Merck & Co. (MRK) researchers hailed an experimental cholesterol drug last month that may help the pharmaceutical giant dethrone bigger rival Pfizer (PFE) as the king of heart medicines. Merck’s anacetrapib lowers bad cholesterol, raises good cholesterol and appears to be safe, Merck says.
That’s more than Pfizer, the maker of top-selling Lipitor, can say about its program for new heart meds. Pfizer tested a cholesterol medicine similar to Merck’s only to scrap it four years ago due to serious side effects. Both companies badly need to replenish product lines as older medicines face expiring patents that protect them from generic competition. Merck shares dropped almost 1% this year, compared with a 3% decline for Pfizer and a 13% gain for the S&P 500.
A dispute with Johnson & Johnson (JNJ) over the shared marketing of anti-inflammatory drug Remicade also continues to be an overhang on Merck’s stock. A decade ago, Merck and Pfizer boasted lofty valuations. Merck now looks cheap by comparison.
Safety, effectiveness and unmet needs are the keys to getting drugs approved and to commercial success. Targeting the cholesterol market may pay off. Lipitor, which faces patent expiration in 2011, is the world’s best-selling drug with 2009 sales of $11 billion. If successful, Merck potentially creates a multi-billion dollar cholesterol drug for a decade.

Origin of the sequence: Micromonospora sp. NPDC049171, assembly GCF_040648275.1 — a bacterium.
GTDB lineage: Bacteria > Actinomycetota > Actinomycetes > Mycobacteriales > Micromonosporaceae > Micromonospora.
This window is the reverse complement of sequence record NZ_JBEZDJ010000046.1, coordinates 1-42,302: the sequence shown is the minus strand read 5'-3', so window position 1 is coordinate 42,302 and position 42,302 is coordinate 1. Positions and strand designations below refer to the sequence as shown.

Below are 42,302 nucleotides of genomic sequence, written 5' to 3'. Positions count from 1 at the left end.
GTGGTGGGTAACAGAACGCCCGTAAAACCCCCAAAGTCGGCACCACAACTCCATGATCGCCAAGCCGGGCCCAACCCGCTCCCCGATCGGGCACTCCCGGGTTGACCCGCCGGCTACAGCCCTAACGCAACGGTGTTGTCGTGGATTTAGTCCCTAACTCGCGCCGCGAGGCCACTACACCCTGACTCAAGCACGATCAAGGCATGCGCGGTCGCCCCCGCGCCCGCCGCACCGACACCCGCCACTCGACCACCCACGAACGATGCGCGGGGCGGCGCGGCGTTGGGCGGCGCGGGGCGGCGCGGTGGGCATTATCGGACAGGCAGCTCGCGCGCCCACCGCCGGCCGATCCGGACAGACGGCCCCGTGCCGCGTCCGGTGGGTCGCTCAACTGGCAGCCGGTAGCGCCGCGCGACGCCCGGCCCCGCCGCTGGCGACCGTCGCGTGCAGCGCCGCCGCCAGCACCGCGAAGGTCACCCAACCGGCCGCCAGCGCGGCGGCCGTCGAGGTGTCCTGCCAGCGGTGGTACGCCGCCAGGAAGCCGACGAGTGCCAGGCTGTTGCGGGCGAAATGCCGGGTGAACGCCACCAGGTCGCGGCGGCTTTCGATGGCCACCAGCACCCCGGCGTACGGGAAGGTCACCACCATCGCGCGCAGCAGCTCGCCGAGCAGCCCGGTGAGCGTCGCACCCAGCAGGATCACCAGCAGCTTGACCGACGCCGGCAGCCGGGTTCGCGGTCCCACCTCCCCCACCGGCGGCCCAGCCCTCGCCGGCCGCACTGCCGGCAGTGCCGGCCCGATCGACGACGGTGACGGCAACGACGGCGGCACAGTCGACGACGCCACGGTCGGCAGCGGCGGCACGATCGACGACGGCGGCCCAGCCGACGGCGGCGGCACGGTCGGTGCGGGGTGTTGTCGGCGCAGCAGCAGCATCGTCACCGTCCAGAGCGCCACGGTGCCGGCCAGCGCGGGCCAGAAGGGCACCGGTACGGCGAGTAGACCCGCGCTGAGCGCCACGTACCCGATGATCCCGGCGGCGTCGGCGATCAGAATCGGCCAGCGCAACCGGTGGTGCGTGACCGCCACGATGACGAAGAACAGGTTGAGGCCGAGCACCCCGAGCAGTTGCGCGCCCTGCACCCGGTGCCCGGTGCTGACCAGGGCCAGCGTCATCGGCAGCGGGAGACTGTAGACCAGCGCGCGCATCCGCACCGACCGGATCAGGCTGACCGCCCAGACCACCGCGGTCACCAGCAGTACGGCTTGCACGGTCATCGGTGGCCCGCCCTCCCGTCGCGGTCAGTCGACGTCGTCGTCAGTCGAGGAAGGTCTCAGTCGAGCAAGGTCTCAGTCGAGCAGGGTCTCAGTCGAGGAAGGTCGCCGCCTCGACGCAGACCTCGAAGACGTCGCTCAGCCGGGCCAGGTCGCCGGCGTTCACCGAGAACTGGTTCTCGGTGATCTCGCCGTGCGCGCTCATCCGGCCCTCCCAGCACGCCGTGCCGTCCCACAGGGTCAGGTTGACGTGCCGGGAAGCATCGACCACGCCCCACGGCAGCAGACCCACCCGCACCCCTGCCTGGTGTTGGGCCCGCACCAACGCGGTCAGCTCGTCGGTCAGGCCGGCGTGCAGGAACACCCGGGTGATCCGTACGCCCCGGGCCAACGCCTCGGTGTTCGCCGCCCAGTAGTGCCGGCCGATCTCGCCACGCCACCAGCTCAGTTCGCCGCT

But Merck isn’t yet close to submitting the drug for a government review. More study is needed and if human trials yield positive results, Merck will take steps in the next several years to sell the drug. Merck’s revenue growth was aided by the takeover of rival Schering-Plough last year but long term, the acquisition will be judged on the drugs that come out of the combined company.
The cholesterol drug anacetrapib came out of Merck’s labs rather than Schering-Plough’s. In all, Merck has 19 drugs in late-stage human studies, testing treatments for everything from insomnia to Hepatitis C. While that sounds impressive, investors should consider the market size for each indication being tested. Hepatitis C is projected to be a sizable market, for instance, but there are a number of other drug companies testing treatments. Swiss drug maker Roche is ahead of Merck in testing a cholesterol medicine.
Pipelines of promising drugs excite many investors but the long path to gaining government approval for drugs can be full of unpleasant surprises. For risk-taking investors, Merck shares are undervalued and rated “attractive” by YCharts Pro.